State Duma (Russia’s lower chamber of parliament) member  Mikhail Matveyev (Communist Party of the Russian Federation) has proposed actually equating so-called Diasporas with foreign agents.

He told RTVI in an interview on May 20 that this follows from his new version of the law on national cultural autonomies.

“I propose to impose a ban on foreign funding of national-ethnic associations. And in the case of interaction of associations belonging to ethnic communities, having their own states abroad in Russia, with foreign citizens and organizations, it is assumed that they are classified as foreign agents,” Matveyev said.  

However, the bill does not envisage the liquidation of Diasporas.

“The concept of “diaspora” is absent in the legislation.  Therefore, it is impossible to legally liquidate something that legally does not exist,” Matveyev added.    

Recall, Mikhail Matveyev forecast in January this year that when the so-called “special military operation” (SVO) ends, clashes with migrants from Central Asia and the Caucasus will begin in Russia.  "We are facing a serious clash in a country of two civilizations.  They [radical Muslims] are not satisfied with Russia in a secular form, and they are not satisfied with the role of Orthodox civilization.  And, of course, all this is very alarming indeed because we see how more and more of our living space in Russia is being reclaimed by them.  I think that when the SVO is over, and half a million or more of our guys return from the front, the main clashes like this will begin," Matveyev noted.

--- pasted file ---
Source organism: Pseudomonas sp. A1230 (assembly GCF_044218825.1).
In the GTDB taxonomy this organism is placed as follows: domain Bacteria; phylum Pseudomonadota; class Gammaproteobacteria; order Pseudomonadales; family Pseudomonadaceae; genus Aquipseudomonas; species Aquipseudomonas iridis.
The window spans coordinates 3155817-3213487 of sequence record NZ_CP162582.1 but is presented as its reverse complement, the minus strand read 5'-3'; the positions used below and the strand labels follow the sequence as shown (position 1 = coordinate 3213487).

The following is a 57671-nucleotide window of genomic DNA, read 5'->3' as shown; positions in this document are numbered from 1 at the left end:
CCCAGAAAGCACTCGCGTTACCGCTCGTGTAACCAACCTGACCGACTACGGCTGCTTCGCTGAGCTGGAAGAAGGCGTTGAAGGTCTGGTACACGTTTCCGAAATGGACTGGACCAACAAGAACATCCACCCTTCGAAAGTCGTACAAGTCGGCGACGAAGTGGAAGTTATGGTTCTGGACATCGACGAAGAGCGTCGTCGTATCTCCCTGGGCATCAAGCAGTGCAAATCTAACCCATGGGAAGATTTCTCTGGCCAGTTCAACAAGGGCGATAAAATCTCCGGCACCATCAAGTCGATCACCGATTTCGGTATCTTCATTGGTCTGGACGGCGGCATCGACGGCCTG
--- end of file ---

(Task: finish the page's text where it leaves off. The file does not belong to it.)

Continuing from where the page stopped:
The Russian “foreign agents” law requires anyone who receives support from outside Russia or is under influence from outside Russia to register and declare themselves as foreign agents.  Once registered, they are subject to additional audits and are obliged to mark all their publications with a 24-word disclaimer saying that they are being distributed by a “foreign agent”.  The phrase “foreign agent” in Russian has strong associations with Cold War-era espionage. The law has been heavily criticized both in Russia and internationally as violating human rights, and as a tool used to suppress civil society and press freedom within Russian.